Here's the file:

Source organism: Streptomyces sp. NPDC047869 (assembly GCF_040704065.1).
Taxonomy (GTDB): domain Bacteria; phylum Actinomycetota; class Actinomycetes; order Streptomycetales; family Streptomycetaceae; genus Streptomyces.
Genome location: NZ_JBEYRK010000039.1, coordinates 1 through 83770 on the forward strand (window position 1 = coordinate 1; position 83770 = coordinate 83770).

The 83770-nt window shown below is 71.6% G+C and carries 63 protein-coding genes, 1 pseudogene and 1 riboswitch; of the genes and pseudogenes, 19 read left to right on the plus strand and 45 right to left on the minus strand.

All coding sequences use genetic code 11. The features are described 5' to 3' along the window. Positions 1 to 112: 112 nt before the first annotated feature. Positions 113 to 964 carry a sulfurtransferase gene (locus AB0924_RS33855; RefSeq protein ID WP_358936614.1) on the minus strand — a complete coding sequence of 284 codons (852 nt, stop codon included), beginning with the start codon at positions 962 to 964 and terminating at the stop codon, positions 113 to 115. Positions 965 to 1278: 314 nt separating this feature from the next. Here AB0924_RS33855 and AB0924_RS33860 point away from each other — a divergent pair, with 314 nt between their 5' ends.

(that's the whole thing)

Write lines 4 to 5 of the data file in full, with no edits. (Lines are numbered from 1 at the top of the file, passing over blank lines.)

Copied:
The 83770-nt window shown below is 71.6% G+C and carries 63 protein-coding genes, 1 pseudogene and 1 riboswitch; of the genes and pseudogenes, 19 read left to right on the plus strand and 45 right to left on the minus strand.

All coding sequences use genetic code 11. The features are described 5' to 3' along the window. Positions 1 to 112: 112 nt before the first annotated feature. Positions 113 to 964 carry a sulfurtransferase gene (locus AB0924_RS33855; RefSeq protein ID WP_358936614.1) on the minus strand — a complete coding sequence of 284 codons (852 nt, stop codon included), beginning with the start codon at positions 962 to 964 and terminating at the stop codon, positions 113 to 115. Positions 965 to 1278: 314 nt separating this feature from the next. Here AB0924_RS33855 and AB0924_RS33860 point away from each other — a divergent pair, with 314 nt between their 5' ends.